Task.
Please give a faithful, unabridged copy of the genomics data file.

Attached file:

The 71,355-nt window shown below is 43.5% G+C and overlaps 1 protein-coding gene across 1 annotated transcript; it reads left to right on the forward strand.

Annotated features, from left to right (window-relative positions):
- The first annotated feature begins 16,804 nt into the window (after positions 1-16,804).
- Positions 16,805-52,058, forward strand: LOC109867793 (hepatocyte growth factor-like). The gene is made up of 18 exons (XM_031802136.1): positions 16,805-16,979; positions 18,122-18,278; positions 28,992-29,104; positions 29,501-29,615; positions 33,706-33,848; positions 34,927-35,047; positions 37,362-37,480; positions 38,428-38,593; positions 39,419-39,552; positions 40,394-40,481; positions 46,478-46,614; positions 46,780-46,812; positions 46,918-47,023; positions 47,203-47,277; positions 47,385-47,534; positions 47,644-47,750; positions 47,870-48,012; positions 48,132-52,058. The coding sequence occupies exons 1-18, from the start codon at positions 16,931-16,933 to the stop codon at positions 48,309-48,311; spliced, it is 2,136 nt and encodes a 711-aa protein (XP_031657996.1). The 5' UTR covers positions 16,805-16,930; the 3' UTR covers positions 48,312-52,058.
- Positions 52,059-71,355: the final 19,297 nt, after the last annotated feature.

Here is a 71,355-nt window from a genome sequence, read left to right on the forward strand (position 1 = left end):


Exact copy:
The 71,355-nt window shown below is 43.5% G+C and overlaps 1 protein-coding gene across 1 annotated transcript; it reads left to right on the forward strand.

Annotated features, from left to right (window-relative positions):
- The first annotated feature begins 16,804 nt into the window (after positions 1-16,804).
- Positions 16,805-52,058, forward strand: LOC109867793 (hepatocyte growth factor-like). The gene is made up of 18 exons (XM_031802136.1): positions 16,805-16,979; positions 18,122-18,278; positions 28,992-29,104; positions 29,501-29,615; positions 33,706-33,848; positions 34,927-35,047; positions 37,362-37,480; positions 38,428-38,593; positions 39,419-39,552; positions 40,394-40,481; positions 46,478-46,614; positions 46,780-46,812; positions 46,918-47,023; positions 47,203-47,277; positions 47,385-47,534; positions 47,644-47,750; positions 47,870-48,012; positions 48,132-52,058. The coding sequence occupies exons 1-18, from the start codon at positions 16,931-16,933 to the stop codon at positions 48,309-48,311; spliced, it is 2,136 nt and encodes a 711-aa protein (XP_031657996.1). The 5' UTR covers positions 16,805-16,930; the 3' UTR covers positions 48,312-52,058.
- Positions 52,059-71,355: the final 19,297 nt, after the last annotated feature.

Here is a 71,355-nt window from a genome sequence, read left to right on the forward strand (position 1 = left end):